The United States bans sales of electronic cigarettes Juul, the company to strive to stay on implementation

June 23 (Reuters) – The U.S. Food and Drug Administration banned sales of Juul’s e-cigarettes on Thursday, in a major blow to the once-high-flying company whose products have been linked to a higher rate of teen vaping.

The agency said the apps “lack sufficient evidence” to show that selling the products would be appropriate for public health, after a nearly two-year review of data provided by the company.

The Food and Drug Administration said some of the findings raised concerns due to insufficient and conflicting data, including whether potentially harmful chemicals could leach from Juul’s capsules.

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said Joe Morello, Juul’s chief regulatory officer.

The company said it had appropriately labeled the toxicological features of its products and that the data met the legal standard of being “appropriate to protect public health”.

Juul and other e-cigarette brands, including British American Tobacco (BATS.L) Vuse and Imperial Brands (IMB.L) Blu, had to meet a September 2020 deadline for submissions to the FDA. that show the products provide a net benefit to overall health.

The health regulator had to judge whether each product was effective in quitting smokers and, if so, whether the benefits to smokers outweighed the potential health harms for new e-cigarette users, including teens who had never smoked.

BAT’s Vuse Solo was the first e-cigarette to receive clearance from the agency in October. Read more

“The agency has devoted significant resources to reviewing products from companies that represent most of the US market. We recognize that many of them have played a disproportionate role in the increased prevalence of youth vaping,” FDA Commissioner Robert Califf said in a statement.

Teens’ use of e-cigarettes rose with the rise in Juul’s popularity in 2017 and 2018. A federal survey showed that its use among high school students grew to 27.5% in 2019 from 11.7% in 2017, but dropped to 11.3% in 2021.

The FDA said Juul had not provided evidence that the products were meeting its standards and this raised “important questions,” but added that it had not yet received clinical information indicating an immediate risk associated with the device or pods.

“Without the data necessary to identify relevant health risks, the FDA would issue these marketing denial orders,” said Michelle Mittal, acting director of the FDA’s Center for Tobacco Products.

Shares of tobacco giant Altria Group Inc (MO.N), which partially owns Juul, have lost about 7%, or nearly $6 billion in market value, since Wednesday when the Wall Street Journal first reported that the Food and Drug Administration She was preparing to order the Juul electronic company. Cigarettes are off the market.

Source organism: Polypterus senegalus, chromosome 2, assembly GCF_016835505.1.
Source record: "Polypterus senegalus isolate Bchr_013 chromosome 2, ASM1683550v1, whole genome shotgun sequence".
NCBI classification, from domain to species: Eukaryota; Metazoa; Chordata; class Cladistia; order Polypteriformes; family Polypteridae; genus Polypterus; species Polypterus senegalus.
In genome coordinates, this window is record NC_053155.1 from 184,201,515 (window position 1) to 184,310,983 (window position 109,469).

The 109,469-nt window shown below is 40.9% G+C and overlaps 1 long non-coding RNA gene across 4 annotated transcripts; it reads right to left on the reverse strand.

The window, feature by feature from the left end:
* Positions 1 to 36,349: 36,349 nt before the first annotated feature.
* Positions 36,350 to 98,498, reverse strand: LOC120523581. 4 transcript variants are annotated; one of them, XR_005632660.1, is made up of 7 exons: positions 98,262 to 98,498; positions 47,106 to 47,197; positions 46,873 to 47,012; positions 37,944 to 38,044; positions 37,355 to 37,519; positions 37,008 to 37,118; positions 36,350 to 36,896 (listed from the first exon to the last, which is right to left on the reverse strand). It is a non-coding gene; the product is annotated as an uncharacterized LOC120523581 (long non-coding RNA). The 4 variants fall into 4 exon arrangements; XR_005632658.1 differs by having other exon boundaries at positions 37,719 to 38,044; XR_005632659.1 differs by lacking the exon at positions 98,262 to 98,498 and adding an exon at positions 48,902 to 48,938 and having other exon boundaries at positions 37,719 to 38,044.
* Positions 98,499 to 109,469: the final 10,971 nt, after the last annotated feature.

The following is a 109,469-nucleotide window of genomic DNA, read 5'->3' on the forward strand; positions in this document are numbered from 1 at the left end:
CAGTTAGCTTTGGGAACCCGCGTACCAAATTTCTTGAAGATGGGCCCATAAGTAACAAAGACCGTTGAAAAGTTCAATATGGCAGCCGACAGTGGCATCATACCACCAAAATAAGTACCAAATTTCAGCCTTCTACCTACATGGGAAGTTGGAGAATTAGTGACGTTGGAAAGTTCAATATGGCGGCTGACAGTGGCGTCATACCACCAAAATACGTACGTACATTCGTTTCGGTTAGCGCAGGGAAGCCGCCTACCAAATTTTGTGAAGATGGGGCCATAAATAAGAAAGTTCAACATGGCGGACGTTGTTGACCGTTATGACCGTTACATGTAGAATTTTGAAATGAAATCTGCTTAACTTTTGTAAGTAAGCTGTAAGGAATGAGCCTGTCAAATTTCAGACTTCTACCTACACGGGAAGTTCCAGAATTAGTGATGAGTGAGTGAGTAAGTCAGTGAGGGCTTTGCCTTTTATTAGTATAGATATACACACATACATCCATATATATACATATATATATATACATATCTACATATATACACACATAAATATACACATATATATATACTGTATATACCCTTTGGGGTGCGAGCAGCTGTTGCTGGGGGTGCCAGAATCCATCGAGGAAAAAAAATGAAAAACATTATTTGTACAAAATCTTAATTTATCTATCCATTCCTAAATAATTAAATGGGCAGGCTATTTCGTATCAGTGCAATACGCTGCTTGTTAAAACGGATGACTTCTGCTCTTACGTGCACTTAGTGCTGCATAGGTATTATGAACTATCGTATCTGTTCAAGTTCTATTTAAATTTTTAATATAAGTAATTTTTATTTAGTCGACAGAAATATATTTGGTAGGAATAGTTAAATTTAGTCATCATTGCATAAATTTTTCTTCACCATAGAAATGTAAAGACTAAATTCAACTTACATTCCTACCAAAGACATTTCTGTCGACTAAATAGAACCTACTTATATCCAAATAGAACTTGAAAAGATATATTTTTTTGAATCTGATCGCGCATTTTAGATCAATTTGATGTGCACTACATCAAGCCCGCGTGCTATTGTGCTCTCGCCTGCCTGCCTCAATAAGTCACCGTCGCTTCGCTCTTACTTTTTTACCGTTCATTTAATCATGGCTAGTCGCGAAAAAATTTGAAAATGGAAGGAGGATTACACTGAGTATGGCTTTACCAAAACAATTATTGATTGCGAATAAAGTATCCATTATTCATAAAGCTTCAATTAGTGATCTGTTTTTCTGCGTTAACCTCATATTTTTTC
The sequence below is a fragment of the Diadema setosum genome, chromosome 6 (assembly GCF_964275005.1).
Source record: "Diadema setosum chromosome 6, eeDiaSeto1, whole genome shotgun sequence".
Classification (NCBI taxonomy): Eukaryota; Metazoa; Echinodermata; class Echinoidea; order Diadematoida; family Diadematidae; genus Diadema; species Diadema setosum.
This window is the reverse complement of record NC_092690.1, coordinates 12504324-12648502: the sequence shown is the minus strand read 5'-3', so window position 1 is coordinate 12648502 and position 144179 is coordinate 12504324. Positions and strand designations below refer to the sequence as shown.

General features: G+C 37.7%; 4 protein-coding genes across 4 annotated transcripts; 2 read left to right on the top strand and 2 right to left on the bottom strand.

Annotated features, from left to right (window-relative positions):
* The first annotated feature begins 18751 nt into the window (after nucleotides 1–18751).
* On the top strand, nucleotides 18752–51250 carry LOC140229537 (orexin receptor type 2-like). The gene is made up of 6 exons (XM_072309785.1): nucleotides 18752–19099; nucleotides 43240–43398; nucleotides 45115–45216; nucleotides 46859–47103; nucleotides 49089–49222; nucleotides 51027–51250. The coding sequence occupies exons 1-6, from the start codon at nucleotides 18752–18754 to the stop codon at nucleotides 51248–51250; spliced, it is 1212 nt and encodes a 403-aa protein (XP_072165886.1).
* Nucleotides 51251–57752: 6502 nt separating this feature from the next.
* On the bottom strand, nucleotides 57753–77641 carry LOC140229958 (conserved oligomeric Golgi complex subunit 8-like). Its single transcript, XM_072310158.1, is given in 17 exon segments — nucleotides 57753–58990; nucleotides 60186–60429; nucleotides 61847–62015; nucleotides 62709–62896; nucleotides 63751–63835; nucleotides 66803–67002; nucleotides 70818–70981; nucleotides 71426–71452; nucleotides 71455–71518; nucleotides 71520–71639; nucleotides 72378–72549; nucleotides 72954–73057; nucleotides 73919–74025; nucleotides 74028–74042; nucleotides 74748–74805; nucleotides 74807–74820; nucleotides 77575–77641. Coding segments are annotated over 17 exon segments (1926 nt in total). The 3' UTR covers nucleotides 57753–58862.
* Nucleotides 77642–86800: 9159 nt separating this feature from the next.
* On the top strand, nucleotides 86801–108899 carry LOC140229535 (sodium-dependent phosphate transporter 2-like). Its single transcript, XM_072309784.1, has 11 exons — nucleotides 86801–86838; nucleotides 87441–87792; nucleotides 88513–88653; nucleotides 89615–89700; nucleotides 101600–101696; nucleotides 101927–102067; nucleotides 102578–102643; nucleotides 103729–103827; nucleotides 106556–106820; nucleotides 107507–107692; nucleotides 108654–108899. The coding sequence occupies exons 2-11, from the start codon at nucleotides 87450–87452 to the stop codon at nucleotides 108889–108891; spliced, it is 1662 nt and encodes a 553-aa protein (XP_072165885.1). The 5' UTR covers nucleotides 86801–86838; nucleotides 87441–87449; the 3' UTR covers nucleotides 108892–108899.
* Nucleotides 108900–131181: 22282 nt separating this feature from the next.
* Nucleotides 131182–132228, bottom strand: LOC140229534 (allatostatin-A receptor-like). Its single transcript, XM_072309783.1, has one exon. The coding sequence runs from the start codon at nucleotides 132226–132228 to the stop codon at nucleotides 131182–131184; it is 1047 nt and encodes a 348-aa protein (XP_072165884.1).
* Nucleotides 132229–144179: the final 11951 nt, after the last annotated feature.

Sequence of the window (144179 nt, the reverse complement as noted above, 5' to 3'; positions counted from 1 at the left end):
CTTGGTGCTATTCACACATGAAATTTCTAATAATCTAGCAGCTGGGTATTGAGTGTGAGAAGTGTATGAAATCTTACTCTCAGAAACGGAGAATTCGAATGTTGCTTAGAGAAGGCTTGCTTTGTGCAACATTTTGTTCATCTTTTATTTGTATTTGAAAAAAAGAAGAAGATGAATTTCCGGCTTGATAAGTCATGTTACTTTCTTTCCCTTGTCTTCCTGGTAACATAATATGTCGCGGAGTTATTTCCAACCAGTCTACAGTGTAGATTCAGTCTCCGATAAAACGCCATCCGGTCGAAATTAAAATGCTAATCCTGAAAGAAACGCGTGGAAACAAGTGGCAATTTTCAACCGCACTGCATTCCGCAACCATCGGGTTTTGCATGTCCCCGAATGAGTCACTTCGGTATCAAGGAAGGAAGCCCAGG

“HAWKISH FDA”

Juul has sought approval for its vaping device and tobacco and menthol flavored pods containing 5% and 3% nicotine content.

E-cigarette makers have been selling products in the United States for years without formal permission from the Food and Drug Administration, as regulators have delayed deadlines for companies to comply with federal guidelines.

Thursday’s decision was welcomed by public health groups, which have long warned that e-cigarettes are making a new generation of teens addicted to nicotine after major strides in reducing cigarette use for young adults.

In 2020, the US Food and Drug Administration (FDA) banned all flavors except tobacco and menthol for cartridge-based e-cigarettes such as Juul. The company pulled all other flavors including mint and mango in late 2019.

The Biden administration has been looking at other ways to help people quit smoking in an effort to reduce preventable cancer deaths. It said this week that it plans to propose a rule that sets the maximum nicotine level in cigarettes and other off-the-shelf tobacco products to make them less addictive. Read more

Some analysts said the surprise decision was indicative of a tougher Food and Drug Administration, as some Juul products were expected to be approved, following the agency’s approval of several other e-cigarette products.

BAT overtook Juul as the leader of the US vaping market in April, according to Nielsen data provided to brokerage JP Morgan. Juul led the market in 2021, with a 38% share of the $11 billion retail market.

“Juul’s only opportunity to create value may be in international markets, but we expect other regulators to take a similar position with the FDA to limit e-cigarette marketing to minors,” Morningstar analyst Philip Gorham said.

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(Report) by Chris Kirkham and Aishwarya Venugopal; Additional reporting by Praveen Paramasivam, Ananya Maryam Rajesh and Uday Sampath in Bengaluru. Editing by Bill Bercrot, Sriraj Kalovila and Shunak Dasgupta

Our Standards: Thomson Reuters Trust Principles.

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